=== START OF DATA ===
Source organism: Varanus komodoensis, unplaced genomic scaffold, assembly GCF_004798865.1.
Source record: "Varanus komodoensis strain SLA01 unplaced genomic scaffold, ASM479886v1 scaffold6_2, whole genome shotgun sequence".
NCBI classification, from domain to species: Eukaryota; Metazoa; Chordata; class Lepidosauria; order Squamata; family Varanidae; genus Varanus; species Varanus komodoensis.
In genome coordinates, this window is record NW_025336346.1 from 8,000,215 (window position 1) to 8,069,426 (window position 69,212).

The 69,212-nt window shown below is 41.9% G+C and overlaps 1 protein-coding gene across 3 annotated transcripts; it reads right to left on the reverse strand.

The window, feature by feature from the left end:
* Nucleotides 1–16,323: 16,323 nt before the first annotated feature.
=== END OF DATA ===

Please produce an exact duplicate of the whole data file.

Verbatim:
Source organism: Varanus komodoensis, unplaced genomic scaffold, assembly GCF_004798865.1.
Source record: "Varanus komodoensis strain SLA01 unplaced genomic scaffold, ASM479886v1 scaffold6_2, whole genome shotgun sequence".
NCBI classification, from domain to species: Eukaryota; Metazoa; Chordata; class Lepidosauria; order Squamata; family Varanidae; genus Varanus; species Varanus komodoensis.
In genome coordinates, this window is record NW_025336346.1 from 8,000,215 (window position 1) to 8,069,426 (window position 69,212).

The 69,212-nt window shown below is 41.9% G+C and overlaps 1 protein-coding gene across 3 annotated transcripts; it reads right to left on the reverse strand.

The window, feature by feature from the left end:
* Nucleotides 1–16,323: 16,323 nt before the first annotated feature.